Between its founding and 1904, African American students made up approximately one third to one half of Berea's student body. Fee's commitment to providing African American's with an education equal to the education that whites were receiving attracted the attention of Cassius M. Clay. Clay believed in the gradual emancipation of slavery and offered a ten acre plot of land to Fee in 1853. It is this plot of land that Lincoln Hall, the future Berea College, was built upon.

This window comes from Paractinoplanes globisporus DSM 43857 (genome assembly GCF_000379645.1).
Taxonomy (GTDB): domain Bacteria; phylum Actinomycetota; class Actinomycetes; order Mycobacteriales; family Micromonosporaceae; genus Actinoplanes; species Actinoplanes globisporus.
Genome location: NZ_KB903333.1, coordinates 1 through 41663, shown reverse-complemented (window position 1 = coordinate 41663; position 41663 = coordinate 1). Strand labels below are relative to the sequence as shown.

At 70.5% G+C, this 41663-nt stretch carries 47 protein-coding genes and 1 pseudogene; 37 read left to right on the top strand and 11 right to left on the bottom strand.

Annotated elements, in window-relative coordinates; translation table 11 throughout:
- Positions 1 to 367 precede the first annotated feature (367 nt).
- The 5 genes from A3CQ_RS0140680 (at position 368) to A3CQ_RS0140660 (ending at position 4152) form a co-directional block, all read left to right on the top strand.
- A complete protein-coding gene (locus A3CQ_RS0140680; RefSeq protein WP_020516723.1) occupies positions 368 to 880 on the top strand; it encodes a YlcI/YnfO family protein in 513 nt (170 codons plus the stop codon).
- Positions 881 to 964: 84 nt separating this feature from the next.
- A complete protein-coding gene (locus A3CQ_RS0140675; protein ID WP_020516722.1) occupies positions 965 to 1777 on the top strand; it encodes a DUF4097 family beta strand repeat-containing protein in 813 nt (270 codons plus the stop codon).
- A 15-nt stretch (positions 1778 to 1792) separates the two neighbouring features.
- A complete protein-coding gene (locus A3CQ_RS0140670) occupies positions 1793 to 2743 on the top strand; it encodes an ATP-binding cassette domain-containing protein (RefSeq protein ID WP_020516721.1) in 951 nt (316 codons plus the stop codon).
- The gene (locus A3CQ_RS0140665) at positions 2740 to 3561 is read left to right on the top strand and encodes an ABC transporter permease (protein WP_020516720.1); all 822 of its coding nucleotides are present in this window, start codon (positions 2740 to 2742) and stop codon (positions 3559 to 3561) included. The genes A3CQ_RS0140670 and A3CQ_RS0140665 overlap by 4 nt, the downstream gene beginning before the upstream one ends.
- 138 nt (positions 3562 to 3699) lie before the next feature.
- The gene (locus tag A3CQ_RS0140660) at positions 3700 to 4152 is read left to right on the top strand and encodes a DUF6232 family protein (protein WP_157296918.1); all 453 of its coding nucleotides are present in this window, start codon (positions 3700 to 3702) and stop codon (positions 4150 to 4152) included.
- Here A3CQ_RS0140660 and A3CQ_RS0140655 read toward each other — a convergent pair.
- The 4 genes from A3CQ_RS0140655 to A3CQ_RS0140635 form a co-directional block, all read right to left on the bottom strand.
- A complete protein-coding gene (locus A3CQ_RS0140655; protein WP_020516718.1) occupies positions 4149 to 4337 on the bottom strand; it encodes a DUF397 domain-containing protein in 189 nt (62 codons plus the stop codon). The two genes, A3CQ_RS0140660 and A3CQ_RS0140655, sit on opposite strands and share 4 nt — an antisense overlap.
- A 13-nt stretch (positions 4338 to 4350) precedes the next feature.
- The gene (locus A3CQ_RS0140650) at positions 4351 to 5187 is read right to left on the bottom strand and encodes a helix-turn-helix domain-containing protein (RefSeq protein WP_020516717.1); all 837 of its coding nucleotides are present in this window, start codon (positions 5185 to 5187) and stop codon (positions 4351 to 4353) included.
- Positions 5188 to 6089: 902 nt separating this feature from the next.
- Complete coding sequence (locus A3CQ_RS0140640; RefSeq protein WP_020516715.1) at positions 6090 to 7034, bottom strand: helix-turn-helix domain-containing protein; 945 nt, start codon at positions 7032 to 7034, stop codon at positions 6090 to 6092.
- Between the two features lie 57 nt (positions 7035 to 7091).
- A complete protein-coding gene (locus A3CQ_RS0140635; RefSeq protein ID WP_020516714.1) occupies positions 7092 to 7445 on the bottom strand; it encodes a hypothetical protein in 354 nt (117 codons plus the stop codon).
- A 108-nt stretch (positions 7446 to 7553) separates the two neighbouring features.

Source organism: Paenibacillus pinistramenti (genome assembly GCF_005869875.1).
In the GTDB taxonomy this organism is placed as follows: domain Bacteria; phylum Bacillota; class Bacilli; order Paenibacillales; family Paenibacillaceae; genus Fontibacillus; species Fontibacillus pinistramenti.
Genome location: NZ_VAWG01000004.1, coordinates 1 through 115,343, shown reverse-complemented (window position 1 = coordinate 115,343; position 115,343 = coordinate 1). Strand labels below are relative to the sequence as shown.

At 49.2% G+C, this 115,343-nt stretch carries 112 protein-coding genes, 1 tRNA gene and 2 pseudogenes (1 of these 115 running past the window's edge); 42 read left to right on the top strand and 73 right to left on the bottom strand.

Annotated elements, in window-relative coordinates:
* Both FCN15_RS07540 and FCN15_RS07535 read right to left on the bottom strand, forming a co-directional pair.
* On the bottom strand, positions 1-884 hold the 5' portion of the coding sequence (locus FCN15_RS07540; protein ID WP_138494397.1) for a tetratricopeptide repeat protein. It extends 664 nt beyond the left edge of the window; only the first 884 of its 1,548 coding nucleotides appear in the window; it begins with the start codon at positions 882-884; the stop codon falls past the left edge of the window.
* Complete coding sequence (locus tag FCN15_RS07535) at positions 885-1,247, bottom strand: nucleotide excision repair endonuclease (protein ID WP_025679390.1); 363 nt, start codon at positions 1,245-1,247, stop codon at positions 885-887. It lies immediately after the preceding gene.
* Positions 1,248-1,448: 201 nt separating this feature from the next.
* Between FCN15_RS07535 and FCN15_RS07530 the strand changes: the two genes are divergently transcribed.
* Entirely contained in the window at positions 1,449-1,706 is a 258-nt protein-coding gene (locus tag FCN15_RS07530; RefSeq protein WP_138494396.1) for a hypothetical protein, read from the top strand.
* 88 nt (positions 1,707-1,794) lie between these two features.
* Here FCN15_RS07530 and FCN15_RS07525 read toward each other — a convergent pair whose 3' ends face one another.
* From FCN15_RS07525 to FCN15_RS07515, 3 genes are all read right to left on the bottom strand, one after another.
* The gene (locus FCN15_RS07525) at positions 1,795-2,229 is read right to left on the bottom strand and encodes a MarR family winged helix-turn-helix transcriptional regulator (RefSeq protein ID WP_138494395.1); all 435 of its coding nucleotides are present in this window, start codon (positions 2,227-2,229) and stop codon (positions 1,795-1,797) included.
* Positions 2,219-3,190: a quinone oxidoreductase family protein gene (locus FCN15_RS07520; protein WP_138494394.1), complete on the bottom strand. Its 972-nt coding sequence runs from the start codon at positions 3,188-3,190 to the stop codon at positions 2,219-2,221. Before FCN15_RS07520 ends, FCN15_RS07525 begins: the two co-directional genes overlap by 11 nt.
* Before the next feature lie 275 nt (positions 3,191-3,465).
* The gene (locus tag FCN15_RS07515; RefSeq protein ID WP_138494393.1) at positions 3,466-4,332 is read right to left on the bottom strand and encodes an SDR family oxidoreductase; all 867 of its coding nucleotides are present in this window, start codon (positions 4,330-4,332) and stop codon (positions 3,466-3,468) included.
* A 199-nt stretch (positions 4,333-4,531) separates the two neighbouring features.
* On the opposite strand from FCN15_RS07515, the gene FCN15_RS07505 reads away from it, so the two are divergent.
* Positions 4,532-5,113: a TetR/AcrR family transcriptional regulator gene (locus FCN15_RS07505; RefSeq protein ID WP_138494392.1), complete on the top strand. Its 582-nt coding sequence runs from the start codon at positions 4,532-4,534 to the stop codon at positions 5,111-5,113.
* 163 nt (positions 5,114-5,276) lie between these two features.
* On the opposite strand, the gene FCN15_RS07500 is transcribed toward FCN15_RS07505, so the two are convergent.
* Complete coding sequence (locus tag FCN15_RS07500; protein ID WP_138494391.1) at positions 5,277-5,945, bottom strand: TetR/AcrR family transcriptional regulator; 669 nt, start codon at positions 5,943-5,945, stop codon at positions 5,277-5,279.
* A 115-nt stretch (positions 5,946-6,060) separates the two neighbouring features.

In 1904, Kentucky passed the Day Law which mandated segregation halting African-American enrollment at the college. Berea College presented documentation proving how integrated classrooms actually benefitted students. In Berea College v. Commonwealth of Kentucky the Supreme Court ruled that the state of Kentucky had the right to intervene in the day to day workings of the college because it was incorporated by the state. For forty-six years the Day Law remained in effect. It was amended in 1950 by the state legislature, however it only allowed African-American students to enroll if the courses they wanted to take was not offered at the Kentucky State College for Negroes. The ruling from Brown v. Board of Education of Topeka, Kansas removed the last restriction in 1954. During the Civil Rights Movements of the 1960s and 1970s students at Berea College tested the school's commitment to integration.